The figures have been released by the Independent Office for Police Conduct (IOPC).
South Yorkshire was the highest force in the county for the number of overall deaths with a total of 17.
Out of the 17 deaths, five people died in road traffic accidents, one death was in or following police custody and four were apparent suicides following custody. There were seven other deaths following police contact.
West Yorkshire Police recorded 16 deaths overall. Of the 16 deaths, five people died in road traffic accidents, one death was in or following police custody and two were apparent suicides. There were eight other deaths following police conduct.
In North Yorkshire there were four deaths, three were apparent suicides following custody and there was one other death following police conduct.
Humberside Police recorded two deaths from apparent suicides following police custody and one other death following police conduct.
Across England and Wales, a total of 42 people died in road traffic accidents involving the police in 2018/19 - the highest number in a decade and an increase of 13 on the previous 12 months.
Of the 42, 27 were men and 15 were women, with 22 of those killed aged 18 to 30, and eight over 60.
The oldest victim of a road traffic incident involving police was a 93-year-old woman pedestrian, who appeared to fall in the road in "very close proximity" to a force van on general patrol.
Elsewhere, the figures showed a total of 16 people died in or following police custody last year, down from a 10-year high of 23 in 2017/18, while three fatal police shootings happened in 2018/19, compared with four the previous year.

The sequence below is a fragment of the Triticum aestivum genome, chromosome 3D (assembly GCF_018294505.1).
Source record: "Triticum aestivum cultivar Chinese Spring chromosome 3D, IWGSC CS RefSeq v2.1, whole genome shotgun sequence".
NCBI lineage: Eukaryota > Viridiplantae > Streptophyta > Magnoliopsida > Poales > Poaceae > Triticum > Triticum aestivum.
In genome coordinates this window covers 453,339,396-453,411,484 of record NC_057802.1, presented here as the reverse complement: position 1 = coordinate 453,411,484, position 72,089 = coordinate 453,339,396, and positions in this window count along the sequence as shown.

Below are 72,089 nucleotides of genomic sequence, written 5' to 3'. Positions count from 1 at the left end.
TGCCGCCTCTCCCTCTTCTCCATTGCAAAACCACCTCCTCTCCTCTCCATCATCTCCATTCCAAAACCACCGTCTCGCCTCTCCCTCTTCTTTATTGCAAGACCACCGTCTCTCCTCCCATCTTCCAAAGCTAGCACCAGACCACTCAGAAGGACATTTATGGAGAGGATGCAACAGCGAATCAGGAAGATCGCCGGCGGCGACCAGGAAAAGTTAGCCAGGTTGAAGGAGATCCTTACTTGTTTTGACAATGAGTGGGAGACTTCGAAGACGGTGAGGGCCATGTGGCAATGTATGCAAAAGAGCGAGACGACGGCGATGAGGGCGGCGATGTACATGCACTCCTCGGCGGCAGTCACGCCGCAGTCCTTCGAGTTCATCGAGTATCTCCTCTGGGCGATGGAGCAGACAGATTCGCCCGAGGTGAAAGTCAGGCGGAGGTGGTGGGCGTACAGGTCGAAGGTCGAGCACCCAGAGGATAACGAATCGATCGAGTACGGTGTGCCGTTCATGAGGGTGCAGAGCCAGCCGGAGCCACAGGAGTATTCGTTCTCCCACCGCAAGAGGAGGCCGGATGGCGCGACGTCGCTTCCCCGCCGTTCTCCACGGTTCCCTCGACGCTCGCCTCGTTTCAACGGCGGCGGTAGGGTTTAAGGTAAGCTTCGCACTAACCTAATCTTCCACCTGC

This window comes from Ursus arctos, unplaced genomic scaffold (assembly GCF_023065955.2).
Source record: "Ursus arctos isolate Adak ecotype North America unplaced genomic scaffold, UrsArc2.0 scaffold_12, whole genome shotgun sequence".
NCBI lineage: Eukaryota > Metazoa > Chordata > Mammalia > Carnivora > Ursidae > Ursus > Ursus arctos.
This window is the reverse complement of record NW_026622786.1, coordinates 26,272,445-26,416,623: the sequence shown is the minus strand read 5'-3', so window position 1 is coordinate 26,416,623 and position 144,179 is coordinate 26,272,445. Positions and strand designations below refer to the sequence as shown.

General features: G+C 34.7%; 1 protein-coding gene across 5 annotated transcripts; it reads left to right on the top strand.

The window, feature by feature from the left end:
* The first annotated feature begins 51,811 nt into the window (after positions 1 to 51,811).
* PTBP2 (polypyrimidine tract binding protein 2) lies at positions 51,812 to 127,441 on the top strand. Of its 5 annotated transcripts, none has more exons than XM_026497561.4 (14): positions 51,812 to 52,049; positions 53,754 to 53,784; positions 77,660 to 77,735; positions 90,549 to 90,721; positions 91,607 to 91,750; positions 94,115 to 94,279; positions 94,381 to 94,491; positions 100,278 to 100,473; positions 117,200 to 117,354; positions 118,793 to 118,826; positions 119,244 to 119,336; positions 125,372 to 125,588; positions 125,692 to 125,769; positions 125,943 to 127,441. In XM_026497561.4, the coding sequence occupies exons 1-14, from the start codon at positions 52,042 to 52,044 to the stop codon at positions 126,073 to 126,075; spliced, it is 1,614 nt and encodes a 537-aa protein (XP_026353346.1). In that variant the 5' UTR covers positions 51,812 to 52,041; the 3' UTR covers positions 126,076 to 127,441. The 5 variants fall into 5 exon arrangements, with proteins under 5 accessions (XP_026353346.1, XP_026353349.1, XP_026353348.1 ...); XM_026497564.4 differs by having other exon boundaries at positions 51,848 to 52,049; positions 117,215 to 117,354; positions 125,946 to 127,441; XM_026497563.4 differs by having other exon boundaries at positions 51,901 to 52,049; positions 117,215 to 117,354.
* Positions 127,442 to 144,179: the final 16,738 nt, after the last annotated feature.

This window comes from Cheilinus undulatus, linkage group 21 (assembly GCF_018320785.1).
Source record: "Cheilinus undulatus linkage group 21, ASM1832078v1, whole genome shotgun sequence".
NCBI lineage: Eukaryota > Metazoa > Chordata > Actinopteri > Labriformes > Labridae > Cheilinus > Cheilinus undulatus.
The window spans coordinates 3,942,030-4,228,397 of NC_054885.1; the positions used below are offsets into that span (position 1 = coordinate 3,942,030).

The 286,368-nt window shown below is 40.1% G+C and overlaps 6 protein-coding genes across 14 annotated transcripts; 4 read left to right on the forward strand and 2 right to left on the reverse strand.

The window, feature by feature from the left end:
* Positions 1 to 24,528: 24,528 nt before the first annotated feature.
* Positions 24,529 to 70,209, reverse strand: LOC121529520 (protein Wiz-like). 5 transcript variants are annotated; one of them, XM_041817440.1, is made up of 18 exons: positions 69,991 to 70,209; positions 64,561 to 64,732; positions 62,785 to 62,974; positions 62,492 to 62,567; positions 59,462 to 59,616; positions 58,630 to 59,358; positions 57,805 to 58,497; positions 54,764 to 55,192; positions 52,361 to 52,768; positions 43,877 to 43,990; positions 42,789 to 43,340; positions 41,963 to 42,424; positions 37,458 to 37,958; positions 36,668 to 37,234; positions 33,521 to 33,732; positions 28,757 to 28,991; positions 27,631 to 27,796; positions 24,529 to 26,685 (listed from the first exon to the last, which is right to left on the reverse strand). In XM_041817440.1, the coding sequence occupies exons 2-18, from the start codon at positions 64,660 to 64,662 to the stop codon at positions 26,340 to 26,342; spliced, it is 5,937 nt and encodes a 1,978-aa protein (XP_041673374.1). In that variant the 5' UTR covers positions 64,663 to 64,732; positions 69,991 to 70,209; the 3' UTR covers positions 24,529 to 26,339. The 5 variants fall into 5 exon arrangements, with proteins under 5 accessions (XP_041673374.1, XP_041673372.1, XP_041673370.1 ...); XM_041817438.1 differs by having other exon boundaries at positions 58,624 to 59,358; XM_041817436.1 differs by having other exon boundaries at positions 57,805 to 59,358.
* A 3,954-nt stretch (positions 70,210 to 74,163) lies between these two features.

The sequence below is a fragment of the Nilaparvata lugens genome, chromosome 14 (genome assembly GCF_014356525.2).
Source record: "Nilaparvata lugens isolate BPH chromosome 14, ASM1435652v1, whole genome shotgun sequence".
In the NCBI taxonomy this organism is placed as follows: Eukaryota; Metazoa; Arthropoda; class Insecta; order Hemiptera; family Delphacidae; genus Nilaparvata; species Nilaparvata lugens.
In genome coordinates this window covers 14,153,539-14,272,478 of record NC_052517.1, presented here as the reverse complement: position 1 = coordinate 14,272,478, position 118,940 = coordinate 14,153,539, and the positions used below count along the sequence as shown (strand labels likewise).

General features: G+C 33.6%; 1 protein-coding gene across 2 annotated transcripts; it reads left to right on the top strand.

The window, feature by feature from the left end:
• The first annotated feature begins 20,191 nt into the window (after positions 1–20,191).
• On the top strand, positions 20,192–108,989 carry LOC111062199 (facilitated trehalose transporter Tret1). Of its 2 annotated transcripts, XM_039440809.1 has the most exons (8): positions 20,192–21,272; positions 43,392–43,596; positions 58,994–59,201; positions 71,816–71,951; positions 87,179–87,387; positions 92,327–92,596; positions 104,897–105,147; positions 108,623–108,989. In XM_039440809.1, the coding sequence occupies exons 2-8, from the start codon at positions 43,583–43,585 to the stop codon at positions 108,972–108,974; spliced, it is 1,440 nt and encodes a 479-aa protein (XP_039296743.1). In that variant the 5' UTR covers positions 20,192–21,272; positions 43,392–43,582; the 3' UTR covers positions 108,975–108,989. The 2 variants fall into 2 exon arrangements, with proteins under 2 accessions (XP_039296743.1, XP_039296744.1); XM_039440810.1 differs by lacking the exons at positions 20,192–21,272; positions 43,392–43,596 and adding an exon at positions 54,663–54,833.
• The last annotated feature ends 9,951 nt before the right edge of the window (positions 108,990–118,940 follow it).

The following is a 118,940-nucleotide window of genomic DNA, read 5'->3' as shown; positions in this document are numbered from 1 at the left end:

There were 63 apparent suicides following police custody, up six from the previous year.
Meanwhile, a total of 152 people died in other incidents involving police contact during 2018/19 - down from 175 the previous year.
In total, the watchdog investigated the deaths of 276 people, down from 288 the previous year.
"This reflects the importance of ongoing work, to which we have contributed, to ensure police custody offers as safe an environment as possible.
"However, it is of concern that, again, there is a high proportion of people dying during and immediately after custody who are vulnerable through mental health and links to drugs and alcohol."
He said the increase in pursuit-related deaths pointed to "a continued need for ongoing scrutiny of this area of policing".
He said: "Police drivers need to be able to pursue suspects and respond quickly to emergency calls as part of their duty, but it's not without risk.
"This includes risks not only for the police and the driver of any pursued vehicle, but for passengers, bystanders and other road users.
"Pursued drivers bear responsibility for their own actions but police officers should also take into account risks to the public and only undertake a pursuit where it is safe to do so, and where authorised."